- to enroll in a college or university as a candidate for a degree.
- to register (a coat of arms), used especially in Scottish heraldry.
- to be matriculated.
- a person who has been matriculated.
Origin of matriculate
- to enrol or be enrolled in an institution, esp a college or university
- (intr) to attain the academic standard required for a course at such an institution
- Also called: matriculant a person who has matriculated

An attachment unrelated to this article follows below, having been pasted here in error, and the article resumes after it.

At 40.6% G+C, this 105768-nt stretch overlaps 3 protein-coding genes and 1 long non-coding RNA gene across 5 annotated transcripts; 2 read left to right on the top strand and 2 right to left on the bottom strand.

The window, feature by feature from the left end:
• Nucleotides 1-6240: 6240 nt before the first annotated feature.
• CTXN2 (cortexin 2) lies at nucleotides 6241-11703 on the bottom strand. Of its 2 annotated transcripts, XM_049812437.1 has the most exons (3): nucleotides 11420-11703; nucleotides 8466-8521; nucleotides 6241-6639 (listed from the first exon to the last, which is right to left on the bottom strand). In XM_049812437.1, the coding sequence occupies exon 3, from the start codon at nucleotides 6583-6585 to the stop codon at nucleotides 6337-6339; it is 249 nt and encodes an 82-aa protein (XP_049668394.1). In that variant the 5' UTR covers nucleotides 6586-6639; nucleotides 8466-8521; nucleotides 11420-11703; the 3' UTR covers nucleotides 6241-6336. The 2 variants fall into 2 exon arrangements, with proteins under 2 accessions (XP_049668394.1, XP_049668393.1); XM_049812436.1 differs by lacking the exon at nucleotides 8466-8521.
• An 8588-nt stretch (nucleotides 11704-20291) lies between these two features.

Word Origin and History for matriculator
1570s, "to admit a student to a college by enrolling his name on the register," from Late Latin matriculatus, past participle of matriculare "to register," from Latin matricula "public register," diminutive of matrix (genitive matricis) "list, roll," also "sources, womb" (see matrix).
The connection of senses in the Latin word seems to be via confusion of Greek metra "womb" (from meter "mother;" see mother (n.1)) and an identical but different Greek word metra meaning "register, lot" (see meter (n.2)). Evidently Latin matrix was used to translate both, though it originally shared meaning with only one. Related: Matriculated; matriculating.